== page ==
Californians for Equal Rights Foundation (CFER), a policy watchdog group, is urging parents and concerned citizens to express opposition to a newly published plan by the California Department of Education (CDE) that it says “dangerously de-mathematizes math” in the name of “equity, racial justice and so-called ‘big ideas.’”
The CDE last month posted an updated version of its “Second Field Review Draft of the 2022 California Mathematics Framework.”
The first draft made national news because it appeared to end advanced courses because Asian students outperformed non-Asian students. One section of the draft, which has since been replaced, stated, “In California in the years 2004–2014, 32 percent of Asian American students were in gifted programs compared with 8 percent of White students, 4 percent of Black students, and 3 percent of Latinx students.”
The CDE, the Instructional Quality Commission (IQC), and State Board of Education (SBE) began the revision process for its newly issued guidance, “Mathematics Framework for California Public Schools: Kindergarten Through Grade Twelve.” It’s “designed to help educators align classroom teaching with California’s rigorous math learning standards.”
The CDE says the guidance includes “input from California parents, educators, students, and others who commented during the first 60-day field review period in early 2021 and during the IQC’s May 2021 meeting.”
However, CFER “doesn’t believe much of the parents’ or community’s input was included or even considered in the revisions,” its executive director, Wenyuan Wu, Ph.D., told The Center Square. She says many parents and community members demanded that CDE and IQC “come up with a balanced, rigorous, and apolitical framework.” However, after reviewing the new version, Wu says, “the ideology of DEI or racial equity is still prevalent.”
The framework includes 14 draft chapters, of which five specifically address equity. It aims “to respond to the structural barriers put in the place of mathematics success: equity influences all aspects of this document,” according to a FAQ the CDE published.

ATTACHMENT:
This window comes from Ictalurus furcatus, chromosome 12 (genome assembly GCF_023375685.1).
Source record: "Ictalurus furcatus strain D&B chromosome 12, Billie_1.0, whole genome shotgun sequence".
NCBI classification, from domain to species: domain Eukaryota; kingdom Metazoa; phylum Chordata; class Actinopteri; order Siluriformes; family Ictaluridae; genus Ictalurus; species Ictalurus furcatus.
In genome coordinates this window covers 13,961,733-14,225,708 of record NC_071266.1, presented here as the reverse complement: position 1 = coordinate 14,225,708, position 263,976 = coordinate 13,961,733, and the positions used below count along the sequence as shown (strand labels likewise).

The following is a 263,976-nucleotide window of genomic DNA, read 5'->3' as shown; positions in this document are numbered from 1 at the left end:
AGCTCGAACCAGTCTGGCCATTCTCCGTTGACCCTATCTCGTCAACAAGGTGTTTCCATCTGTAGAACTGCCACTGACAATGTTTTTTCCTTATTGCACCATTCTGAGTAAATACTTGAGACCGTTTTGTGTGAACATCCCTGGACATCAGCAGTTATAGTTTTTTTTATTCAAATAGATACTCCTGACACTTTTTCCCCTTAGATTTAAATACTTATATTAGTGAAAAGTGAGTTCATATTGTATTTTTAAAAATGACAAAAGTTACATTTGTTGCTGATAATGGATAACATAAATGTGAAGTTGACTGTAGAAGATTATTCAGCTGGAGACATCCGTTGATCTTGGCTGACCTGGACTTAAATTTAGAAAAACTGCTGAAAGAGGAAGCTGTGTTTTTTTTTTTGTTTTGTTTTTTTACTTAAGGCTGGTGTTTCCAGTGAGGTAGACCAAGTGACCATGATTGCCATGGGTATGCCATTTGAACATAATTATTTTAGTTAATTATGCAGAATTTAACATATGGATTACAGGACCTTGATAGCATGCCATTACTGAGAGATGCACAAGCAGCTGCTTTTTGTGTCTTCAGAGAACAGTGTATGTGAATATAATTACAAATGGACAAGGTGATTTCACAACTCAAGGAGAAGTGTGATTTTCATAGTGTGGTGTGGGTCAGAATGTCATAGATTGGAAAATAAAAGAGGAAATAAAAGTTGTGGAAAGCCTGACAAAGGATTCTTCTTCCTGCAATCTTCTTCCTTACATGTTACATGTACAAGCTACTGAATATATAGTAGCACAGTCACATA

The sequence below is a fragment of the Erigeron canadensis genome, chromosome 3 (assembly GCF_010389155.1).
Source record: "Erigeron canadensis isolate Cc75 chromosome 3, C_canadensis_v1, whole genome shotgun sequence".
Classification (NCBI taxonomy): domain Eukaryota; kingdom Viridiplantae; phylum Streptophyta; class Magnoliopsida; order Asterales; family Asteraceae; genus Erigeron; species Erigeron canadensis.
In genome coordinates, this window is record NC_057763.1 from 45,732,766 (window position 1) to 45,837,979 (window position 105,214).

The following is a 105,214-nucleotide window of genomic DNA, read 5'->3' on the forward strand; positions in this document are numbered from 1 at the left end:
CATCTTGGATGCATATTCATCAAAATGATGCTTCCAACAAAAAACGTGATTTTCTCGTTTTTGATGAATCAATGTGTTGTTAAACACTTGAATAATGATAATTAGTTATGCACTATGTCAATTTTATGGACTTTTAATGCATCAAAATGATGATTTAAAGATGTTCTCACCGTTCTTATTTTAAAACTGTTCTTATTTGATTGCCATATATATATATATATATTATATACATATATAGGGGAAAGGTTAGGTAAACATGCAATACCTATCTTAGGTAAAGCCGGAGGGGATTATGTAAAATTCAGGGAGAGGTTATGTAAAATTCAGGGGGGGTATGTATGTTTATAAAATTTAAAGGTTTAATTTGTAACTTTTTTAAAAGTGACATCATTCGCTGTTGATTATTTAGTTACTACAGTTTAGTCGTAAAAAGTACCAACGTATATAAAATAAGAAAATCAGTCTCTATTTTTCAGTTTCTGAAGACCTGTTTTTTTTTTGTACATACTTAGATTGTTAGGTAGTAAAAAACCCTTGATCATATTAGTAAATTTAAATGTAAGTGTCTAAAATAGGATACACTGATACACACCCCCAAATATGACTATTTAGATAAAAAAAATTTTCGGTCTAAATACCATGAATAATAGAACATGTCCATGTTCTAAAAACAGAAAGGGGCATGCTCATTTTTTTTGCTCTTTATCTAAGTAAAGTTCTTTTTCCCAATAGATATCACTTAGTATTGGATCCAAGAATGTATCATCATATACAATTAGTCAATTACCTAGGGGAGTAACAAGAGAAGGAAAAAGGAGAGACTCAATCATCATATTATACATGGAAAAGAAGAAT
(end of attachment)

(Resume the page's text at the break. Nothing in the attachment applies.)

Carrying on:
The overarching goal of K-12 math teaching will be to “promote racial justice and create space for students with a wide range of social identities to feel a sense of belonging,” according to Chapter 2 in the proposed framework.
One equity measure includes an anti-merit component because “[s]tudents of color, recent immigrants, and those from low-income families have been routinely ‘tracked down’ into less challenging coursework that is also generally less well-taught,” according to Chapter 9 in the framework.
“This kind of thinking is wrong and bigoted because it’s based upon crude racial stereotypes and reduces human agency to ideological, race-based abstractions,” Wu said. “Not all Asians are good at math. And not all so-called underrepresented minorities are categorically worse off when it comes to STEM performance.
“It is both bizarre and insulting to anchor any goal of a scientific subject matter, in this case, math, in a race-based dogma,” she added. “2+2 is not racist. Neither is it racist to state apparent empirical observations that achievement gaps are real. It’s not racist to say that the public education system needs structural reforms to re-focus on basic learning and improve a culture of excellence. It is counterproductive to try to masquerade the problems and call them structural inequities that require equity or social-justice math.”